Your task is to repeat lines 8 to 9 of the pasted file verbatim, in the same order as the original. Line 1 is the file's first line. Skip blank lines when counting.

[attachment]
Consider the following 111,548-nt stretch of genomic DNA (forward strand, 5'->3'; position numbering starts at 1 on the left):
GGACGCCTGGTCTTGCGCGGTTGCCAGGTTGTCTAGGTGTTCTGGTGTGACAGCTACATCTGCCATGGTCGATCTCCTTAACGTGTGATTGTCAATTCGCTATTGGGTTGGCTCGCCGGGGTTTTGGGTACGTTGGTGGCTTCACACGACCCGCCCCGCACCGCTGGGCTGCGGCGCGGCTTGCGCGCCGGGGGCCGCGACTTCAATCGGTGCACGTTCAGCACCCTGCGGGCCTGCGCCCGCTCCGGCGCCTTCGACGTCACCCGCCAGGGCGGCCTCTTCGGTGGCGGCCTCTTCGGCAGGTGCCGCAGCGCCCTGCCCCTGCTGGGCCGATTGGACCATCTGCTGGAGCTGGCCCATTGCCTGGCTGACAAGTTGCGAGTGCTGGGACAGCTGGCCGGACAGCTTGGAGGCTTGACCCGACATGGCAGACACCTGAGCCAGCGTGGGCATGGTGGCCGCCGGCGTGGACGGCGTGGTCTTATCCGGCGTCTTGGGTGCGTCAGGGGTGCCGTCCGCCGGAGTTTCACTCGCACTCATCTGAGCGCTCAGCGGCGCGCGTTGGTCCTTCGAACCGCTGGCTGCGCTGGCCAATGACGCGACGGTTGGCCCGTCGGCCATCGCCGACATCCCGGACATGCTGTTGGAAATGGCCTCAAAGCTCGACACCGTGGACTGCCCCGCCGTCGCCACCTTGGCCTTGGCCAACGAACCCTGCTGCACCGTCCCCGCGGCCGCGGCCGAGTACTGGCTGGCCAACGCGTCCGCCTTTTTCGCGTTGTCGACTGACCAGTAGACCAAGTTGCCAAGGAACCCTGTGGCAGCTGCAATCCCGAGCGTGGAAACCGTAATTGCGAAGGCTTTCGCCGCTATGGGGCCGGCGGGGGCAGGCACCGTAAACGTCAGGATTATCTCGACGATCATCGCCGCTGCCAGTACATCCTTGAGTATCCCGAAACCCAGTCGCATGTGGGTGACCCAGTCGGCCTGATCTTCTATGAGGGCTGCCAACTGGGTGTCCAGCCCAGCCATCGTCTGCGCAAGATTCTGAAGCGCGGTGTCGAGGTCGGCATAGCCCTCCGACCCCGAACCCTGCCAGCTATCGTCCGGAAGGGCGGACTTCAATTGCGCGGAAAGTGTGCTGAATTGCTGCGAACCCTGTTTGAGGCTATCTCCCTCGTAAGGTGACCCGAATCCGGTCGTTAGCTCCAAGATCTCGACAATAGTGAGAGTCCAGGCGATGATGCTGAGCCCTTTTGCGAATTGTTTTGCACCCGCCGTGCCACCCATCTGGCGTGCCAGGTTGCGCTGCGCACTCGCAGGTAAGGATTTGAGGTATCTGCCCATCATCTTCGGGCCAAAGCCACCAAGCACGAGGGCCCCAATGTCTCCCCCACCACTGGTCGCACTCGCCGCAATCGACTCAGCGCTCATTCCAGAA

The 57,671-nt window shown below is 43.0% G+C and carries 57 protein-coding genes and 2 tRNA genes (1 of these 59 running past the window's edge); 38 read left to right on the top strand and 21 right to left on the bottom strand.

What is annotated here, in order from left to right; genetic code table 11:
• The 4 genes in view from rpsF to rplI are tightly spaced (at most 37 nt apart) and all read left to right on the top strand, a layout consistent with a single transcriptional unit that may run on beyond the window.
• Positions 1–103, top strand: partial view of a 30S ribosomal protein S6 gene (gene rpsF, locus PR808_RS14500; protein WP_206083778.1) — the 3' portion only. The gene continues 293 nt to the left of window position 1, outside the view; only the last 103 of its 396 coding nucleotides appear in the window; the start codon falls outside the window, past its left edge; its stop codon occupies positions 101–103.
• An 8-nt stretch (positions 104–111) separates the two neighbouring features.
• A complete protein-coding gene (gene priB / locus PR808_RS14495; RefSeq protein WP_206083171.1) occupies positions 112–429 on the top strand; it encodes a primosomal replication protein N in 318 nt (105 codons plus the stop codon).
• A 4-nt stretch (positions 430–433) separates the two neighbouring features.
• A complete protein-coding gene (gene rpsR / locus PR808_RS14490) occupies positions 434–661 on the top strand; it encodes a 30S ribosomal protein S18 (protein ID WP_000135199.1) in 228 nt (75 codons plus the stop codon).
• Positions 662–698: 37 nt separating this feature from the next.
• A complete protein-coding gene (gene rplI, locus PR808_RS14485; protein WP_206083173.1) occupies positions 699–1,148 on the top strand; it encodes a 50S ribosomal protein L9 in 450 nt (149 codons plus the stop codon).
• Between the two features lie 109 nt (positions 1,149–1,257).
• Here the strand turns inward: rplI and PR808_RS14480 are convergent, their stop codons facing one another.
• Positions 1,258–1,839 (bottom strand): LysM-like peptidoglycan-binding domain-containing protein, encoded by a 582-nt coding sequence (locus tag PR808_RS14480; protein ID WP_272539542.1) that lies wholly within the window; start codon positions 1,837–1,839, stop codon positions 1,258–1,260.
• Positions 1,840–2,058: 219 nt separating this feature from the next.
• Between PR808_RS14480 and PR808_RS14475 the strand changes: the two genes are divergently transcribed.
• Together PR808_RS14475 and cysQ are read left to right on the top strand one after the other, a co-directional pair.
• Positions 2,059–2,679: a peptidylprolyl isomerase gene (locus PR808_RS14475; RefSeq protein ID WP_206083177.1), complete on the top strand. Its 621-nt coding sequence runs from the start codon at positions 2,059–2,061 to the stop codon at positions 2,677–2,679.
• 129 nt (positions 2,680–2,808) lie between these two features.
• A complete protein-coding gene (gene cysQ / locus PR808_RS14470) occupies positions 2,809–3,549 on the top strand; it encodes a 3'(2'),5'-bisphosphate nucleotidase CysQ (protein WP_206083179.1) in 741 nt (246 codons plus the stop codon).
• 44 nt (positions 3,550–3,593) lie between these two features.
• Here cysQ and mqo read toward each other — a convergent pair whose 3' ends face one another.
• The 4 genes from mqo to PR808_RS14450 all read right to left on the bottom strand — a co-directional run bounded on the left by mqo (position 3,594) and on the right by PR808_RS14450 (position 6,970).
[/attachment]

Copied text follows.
• A complete protein-coding gene (gene priB / locus PR808_RS14495; RefSeq protein WP_206083171.1) occupies positions 112–429 on the top strand; it encodes a primosomal replication protein N in 318 nt (105 codons plus the stop codon).
• A 4-nt stretch (positions 430–433) separates the two neighbouring features.